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How to Write Effective Analytical Reports - Tips and Checklist

Unlike reports that are written for information-sharing purposes, analytical reports typically include an analysis of alternatives and recommendations.Keep in mind that while reports share many features with other documents (such as memos and letters), they are usually meant to flow upward—from employees to management. By learning to write effective analytical reports, you can enhance your image with superiors and help your organization make wise decisions.

A decision you have to make as you prepare to write an analytical report is what writing pattern to follow. Analytical reports that follow the direct pattern put recommendations at the beginning, while analytical reports that follow the indirect pattern put recommendations at the end. If you know that the audience of your report is unfamiliar with the topic you are writing about, it is best to follow the indirect pattern.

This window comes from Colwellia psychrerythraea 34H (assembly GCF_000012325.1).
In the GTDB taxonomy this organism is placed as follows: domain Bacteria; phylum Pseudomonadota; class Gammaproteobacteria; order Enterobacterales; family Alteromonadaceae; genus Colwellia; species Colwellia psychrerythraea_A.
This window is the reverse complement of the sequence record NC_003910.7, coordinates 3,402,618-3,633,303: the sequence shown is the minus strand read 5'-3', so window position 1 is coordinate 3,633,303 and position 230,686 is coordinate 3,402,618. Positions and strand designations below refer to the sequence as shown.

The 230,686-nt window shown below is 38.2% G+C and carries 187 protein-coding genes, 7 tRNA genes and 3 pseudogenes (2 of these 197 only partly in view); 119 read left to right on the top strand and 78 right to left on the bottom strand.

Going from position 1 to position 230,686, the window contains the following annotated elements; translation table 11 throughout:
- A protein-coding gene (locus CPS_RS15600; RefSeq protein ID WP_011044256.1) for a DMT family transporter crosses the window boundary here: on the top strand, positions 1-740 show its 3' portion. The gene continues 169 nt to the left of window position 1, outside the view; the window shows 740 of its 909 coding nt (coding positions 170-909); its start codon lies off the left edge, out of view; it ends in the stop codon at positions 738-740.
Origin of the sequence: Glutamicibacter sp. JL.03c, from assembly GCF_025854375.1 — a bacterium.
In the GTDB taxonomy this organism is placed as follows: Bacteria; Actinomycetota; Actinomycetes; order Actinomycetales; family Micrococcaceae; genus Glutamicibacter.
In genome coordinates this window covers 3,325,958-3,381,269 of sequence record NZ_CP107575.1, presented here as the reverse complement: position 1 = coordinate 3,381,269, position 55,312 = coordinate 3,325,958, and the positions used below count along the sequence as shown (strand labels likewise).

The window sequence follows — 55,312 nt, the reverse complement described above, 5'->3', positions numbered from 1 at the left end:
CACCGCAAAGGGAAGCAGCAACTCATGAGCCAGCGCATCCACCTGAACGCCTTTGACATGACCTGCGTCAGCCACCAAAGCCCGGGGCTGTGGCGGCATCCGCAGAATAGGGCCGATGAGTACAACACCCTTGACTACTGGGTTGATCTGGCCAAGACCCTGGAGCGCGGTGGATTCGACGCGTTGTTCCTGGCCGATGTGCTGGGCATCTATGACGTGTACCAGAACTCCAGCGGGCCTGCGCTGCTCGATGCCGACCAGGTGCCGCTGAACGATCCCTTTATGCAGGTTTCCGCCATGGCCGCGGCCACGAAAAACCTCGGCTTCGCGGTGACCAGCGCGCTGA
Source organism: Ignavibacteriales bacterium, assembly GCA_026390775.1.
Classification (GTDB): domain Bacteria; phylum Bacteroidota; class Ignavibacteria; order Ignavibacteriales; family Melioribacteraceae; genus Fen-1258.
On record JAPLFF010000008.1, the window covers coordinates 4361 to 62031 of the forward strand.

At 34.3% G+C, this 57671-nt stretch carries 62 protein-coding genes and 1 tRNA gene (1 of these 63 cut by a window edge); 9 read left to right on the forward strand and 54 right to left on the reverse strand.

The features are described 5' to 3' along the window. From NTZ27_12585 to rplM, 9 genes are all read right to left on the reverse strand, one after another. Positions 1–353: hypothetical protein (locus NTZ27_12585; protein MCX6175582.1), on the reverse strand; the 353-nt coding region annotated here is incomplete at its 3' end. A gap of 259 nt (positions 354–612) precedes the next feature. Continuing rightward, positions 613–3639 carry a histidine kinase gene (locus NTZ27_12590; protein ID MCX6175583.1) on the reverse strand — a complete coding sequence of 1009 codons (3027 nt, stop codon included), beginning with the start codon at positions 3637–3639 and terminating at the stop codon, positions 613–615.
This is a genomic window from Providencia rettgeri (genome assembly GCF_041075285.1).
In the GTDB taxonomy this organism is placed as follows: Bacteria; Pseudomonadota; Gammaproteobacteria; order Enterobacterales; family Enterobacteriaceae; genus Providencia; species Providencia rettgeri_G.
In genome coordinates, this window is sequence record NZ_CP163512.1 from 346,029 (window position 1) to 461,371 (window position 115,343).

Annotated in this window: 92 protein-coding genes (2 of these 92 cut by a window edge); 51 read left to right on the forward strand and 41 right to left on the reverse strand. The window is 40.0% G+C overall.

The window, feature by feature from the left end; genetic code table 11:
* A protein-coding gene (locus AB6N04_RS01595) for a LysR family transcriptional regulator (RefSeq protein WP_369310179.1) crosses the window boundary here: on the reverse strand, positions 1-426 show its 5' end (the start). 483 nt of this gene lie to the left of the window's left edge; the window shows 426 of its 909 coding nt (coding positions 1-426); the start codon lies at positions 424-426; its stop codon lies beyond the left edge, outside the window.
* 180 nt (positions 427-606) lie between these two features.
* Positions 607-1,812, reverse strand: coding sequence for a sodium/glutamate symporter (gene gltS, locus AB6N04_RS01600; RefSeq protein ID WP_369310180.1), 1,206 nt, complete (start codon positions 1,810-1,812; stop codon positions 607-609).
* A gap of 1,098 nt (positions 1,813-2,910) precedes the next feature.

In their textbook on business communication, Mary Ellen Guffey, Kathleen Rhodes, and Patricia Rogin provide a checklist for writing analytical reports (pp. 330-331). Their checklist provides a basis for the one that appears below but it has been significantly tailored for the purposes of CMIS 351.

•    Identify the purpose of the analytical report; in other words, explain why it is being written.
•    Preview the organization of the analytical report. Especially for longer reports, explain to the reader how the report is organized.
•    Summarize the recommendations for the reader. (This applies when you are using the direct pattern—that is, you know your audience is familiar with the topic your analytic report covers).

Presentation and Discussion of Alternatives
•    Discuss the pros and cons of the various alternatives you considered before settling on the recommendations you are making.
•    Organize the information you will rely upon to present both the alternatives you considered and the recommendation you ultimately settled on for logic and readability.
•    Supply proof to support the recommendations you ultimately decide to make in your analytical report. Such proof may include facts, statistics, expert opinion, or survey data.
•    Consider using headings, lists, tables, and graphics to highlight key information.

•    Make your recommendations. If there are several of them, use a list to present them. (This applies when you are using the indirect pattern because you know your audience is unfamiliar with the topic you are writing about).
•    Explain what action needs to be taken if the recommendations are accepted.

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